22 June 2018

Nigeria: How We'll Fund N1.6tr Budget Deficit - Govt

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(file photo).

The Federal Government will borrow in excess of N1.643 trillion to fund the deficit in the N9.12 trillion 2018 budget, in addition to its debt burden of over N2 trillion.

While N793 billion would be borrowed domestically at double digit interest rates, N849 billion would come from foreign sources at considerably lower interest rates.

The Minister of Budget and National Planning Mr. Udo Udoma said this while presenting the 2018 budget breakdown yesterday.

He said the projected overall budget deficit of N1.950 trillion, representing 1.74 per cent of Nigeria's Gross Domestic Product (GDP), was within the threshold stipulated in the Fiscal Responsibility Act (FRA) 2007.

President Muhammadu Buhari had while signing the N9.12 trillion 2018 budget noted that he may still return to the National Assembly for a supplementary budget due to changes made by the lawmakers to the original document he submitted.

The 2018 budget exceeds that of 2017 by 23 percent.

He also said at N2.01 trillion, debt service is 21 percent of planned spending (about same as in Fiscal Year 2017).

The minister explained further that provision to retire maturing bond to local contractors increased by 7 percent from N177 billion in 2017 to N190 billion in view of the ambitious plan to liquidate all contractor arrears of the Federal Government going back to several years.

He also noted that recurrent (non-debt) spending is expected to rise by 17 percent, from N2.99 trillion in FY2017 to N3.51 trillion.

He also said capital expenditure (excluding transfers) rose higher by 22 percent from N2.36 trillion in FY2017 to N2.87 trillion, adding that capital spending is 31.5 percent of total FGN expenditure in 2018.

The minister also indicated that N306 billion is expected from privatization and N5 billion from sale of government property to part finance the deficit.

"We have grown the size of the budget from 4.7 percent in 2015 to 5.9 percent in 2016, 6.7 percent in 2017 and 8 percent in 2018. This is very low compared with South Africa (20.7%) and Ghana (19.2%) as at 2015, Udoma said.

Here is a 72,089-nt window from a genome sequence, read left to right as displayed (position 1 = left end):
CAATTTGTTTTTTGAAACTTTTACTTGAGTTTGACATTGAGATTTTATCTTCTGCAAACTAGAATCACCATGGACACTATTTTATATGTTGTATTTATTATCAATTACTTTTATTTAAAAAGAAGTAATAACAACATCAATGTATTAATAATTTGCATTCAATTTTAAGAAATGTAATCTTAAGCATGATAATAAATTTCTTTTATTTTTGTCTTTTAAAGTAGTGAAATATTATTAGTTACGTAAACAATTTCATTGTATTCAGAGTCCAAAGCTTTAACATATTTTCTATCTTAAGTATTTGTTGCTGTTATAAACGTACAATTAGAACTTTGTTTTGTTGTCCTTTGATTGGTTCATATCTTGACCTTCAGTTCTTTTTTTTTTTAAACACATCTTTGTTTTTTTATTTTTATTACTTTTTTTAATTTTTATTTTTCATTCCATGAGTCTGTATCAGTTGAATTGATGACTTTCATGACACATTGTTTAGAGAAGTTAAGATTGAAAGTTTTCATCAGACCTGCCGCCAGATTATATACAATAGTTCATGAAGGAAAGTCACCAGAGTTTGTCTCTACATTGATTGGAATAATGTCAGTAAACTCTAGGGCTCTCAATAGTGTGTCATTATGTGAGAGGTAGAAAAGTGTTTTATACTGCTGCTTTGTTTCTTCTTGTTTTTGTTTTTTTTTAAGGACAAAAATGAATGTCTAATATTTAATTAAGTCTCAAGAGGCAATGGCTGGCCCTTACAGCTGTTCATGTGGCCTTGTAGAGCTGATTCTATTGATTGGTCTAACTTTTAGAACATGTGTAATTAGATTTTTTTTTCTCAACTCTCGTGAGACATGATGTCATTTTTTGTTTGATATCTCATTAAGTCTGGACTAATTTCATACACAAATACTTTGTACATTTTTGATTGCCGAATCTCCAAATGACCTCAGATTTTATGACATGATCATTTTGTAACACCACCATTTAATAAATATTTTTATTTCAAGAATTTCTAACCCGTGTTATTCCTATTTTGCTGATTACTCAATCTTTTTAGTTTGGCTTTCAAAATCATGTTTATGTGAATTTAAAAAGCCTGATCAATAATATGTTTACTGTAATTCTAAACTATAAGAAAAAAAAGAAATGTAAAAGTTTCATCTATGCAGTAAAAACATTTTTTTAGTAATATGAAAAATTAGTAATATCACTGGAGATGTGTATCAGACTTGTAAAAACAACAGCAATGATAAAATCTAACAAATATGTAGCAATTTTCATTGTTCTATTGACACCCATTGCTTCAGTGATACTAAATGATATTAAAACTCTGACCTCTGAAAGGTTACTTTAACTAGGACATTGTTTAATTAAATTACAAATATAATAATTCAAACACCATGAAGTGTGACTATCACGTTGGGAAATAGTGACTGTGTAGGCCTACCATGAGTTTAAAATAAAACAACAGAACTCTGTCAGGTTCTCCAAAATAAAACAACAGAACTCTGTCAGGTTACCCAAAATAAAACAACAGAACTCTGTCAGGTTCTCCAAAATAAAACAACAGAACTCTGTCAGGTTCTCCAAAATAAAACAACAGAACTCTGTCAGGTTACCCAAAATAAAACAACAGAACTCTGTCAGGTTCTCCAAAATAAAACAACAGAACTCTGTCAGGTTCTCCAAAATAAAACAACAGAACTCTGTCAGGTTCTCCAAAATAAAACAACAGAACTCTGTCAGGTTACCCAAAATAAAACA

He noted that the ratio of capital spending in the total budget increased from 12 percent in 2015 to 30 percent in 2016, 32 percent in 2017 and 32 percent in 2018.

Giving the breakdown of N520 billion Statutory Transfers, he said the Niger Delta Development Commission (NDDC) will get N115.86 billion; National Judicial Council N110 billion, Universal Basic Education (UBEC) N109 billion, Independent National Electoral Commission (INEC) N45.5 billion, National Assembly N39.5 billion, Public Complaint Commission N7.48 billion while the National Human Rights Commission takes N3.01 billion.

The ministries that have the highest allocation both capital and current are: federal ministry of power, works and housing N715 billion, ministry of interior N577 billion, defence N576 billion, education N542 billion and health N356 billion.

He said the budget proposal seeks to continue the reflationary policies of the 2016 and 2017 budgets which helped put the economy back on the path of growth.

"Thus, we plan to continue to spend more on ongoing infrastructure projects that have potentials for job creation and inclusive growth. We will continue to leverage private capital and counterpart funding for the delivery of infrastructure projects.

"As with the 2016 and 2017 budgets, the 2018 budget has been prepared on the Zero Based Budget (ZBB) principles," he said.

Some key projects in the transportation sector listed for funding in the 2018 budget, according to the minister, are N162.28 billion counterpart funding for railway projects and this, include the Lagos-Kano (ongoing), Calabar-Lagos (ongoing); Ajaokuta-Itakpe-Aladja (Warri) (ongoing); Port Harcourt-Maiduguri (new), and Kano-Katsina-Jibiya-Maradi in Niger Republic (new).

Others are Abuja-Itakpe and Aladja (Warri)-Warri Port and Refinery including Warri New Harbour (new), N530.8 million construction of terminal building at Enugu airport and N8.32 billion construction of second runway of Nnamdi Azikiwe International Airport Abuja.

For the power sector, N9.4 billion has been set aside as counterpart fund for the Mambilla hydropower project; N9.7 billion counterpart funding for transmission lines and substations; N2.2 billion for construction of 215MW LPFO/Gas Power station Kaduna; N3.4 billion Kashimbilla transmission; and N14.2 billion Fast Power Programme Accelerated Gas and Solar Power Generation.

For housing, the Federal Government has budgeted N26.7 billion for the national housing programme.

In area of revenue, Udoma said Nigeria expects oil to account for 41.7 percent of the revenue for the budget, while Independent Revenue would make up 11.8 per cent and the Nigeria Customs Service (NCS) is expected to make up 4.5 percent.

Other sources of revenue are Value Added Tax (VAT), 2.9 percent; Company Income Tax (CIT) 9.2 percent, Tax amnesty: 1.2 percent; Signature Bonus: 1.6 percent and Joint Venture (JV) Equity Restructuring to make up 9.9 percent; grants and donor funding 2.8 percent, while other sources would make up 7.2 percent of the revenue.

He said recoveries, including 320 million dollars from Swiss, assets and fines, would make up for 7.2 percent of the revenue.

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